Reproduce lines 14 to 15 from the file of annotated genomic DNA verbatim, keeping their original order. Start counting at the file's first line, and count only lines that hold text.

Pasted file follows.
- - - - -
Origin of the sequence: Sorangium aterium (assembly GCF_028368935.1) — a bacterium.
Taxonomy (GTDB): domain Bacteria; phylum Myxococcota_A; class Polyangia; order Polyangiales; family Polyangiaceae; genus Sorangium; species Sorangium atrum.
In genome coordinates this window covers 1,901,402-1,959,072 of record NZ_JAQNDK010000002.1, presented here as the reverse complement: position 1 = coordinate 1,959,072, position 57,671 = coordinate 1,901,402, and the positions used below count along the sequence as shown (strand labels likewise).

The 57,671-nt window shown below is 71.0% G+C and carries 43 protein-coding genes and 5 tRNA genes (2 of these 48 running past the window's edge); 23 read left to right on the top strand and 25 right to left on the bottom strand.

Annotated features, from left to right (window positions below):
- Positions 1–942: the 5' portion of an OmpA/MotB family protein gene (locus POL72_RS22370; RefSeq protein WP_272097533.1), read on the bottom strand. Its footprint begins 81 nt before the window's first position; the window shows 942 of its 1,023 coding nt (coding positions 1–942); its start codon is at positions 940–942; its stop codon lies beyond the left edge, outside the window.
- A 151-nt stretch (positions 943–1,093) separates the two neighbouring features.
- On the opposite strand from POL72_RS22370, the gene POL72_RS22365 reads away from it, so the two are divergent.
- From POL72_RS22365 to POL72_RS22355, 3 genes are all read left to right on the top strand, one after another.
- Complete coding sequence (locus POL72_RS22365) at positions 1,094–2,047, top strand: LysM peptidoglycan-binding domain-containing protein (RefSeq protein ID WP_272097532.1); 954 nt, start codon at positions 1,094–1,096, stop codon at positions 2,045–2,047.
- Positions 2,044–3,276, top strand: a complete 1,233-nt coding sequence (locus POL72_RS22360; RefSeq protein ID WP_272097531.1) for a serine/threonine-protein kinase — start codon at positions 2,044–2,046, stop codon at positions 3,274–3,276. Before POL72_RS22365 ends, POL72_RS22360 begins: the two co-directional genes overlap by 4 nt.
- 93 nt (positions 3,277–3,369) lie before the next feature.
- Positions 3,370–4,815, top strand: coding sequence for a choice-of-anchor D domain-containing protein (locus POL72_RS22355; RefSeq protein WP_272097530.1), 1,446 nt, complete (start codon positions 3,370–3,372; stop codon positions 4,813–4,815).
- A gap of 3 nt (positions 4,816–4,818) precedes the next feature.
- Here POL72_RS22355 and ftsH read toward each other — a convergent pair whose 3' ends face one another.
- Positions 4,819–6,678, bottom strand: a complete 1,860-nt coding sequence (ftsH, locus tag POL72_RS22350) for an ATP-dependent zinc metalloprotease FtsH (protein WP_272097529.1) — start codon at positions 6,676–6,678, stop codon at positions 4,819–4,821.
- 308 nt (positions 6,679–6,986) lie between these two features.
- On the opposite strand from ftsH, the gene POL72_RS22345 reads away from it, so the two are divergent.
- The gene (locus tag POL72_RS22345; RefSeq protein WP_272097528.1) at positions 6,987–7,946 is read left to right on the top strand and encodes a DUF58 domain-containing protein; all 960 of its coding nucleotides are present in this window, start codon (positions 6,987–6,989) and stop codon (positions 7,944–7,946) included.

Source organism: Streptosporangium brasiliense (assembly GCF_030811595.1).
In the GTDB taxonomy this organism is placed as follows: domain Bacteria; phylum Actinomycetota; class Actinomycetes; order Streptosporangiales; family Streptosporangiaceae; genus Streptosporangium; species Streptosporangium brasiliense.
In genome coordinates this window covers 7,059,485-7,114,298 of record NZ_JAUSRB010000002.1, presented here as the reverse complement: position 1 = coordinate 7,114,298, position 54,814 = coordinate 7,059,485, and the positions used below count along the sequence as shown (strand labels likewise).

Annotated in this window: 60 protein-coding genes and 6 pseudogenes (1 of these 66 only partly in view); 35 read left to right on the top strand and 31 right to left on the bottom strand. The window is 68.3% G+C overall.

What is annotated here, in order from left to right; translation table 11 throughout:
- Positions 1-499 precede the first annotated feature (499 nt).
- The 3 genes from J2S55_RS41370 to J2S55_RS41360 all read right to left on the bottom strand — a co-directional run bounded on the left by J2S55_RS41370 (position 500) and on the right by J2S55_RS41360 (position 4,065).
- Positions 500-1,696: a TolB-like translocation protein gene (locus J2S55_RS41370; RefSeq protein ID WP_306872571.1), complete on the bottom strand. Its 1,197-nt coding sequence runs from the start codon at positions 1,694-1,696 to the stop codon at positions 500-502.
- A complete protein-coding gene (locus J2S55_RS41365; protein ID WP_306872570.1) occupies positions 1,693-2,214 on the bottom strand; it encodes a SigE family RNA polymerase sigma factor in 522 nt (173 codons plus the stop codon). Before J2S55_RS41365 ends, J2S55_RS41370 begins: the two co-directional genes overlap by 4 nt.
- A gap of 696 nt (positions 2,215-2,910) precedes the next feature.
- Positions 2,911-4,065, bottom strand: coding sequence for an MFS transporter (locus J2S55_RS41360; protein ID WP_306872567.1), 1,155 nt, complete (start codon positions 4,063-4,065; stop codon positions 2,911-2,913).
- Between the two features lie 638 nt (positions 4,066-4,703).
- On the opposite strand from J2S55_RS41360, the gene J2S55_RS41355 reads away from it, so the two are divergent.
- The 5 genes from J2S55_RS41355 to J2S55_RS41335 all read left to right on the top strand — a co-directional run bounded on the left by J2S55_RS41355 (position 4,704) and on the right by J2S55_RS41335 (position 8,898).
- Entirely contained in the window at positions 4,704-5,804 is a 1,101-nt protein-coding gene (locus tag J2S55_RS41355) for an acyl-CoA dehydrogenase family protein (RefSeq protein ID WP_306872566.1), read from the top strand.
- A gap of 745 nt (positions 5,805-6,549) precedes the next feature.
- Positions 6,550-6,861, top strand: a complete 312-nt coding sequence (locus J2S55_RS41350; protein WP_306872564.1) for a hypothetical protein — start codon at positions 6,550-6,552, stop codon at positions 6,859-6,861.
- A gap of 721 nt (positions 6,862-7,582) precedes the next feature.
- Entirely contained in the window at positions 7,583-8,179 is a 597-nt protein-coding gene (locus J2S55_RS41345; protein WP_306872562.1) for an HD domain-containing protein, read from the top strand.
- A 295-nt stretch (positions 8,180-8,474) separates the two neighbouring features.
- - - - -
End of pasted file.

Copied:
- A gap of 3 nt (positions 4,816–4,818) precedes the next feature.
- Here POL72_RS22355 and ftsH read toward each other — a convergent pair whose 3' ends face one another.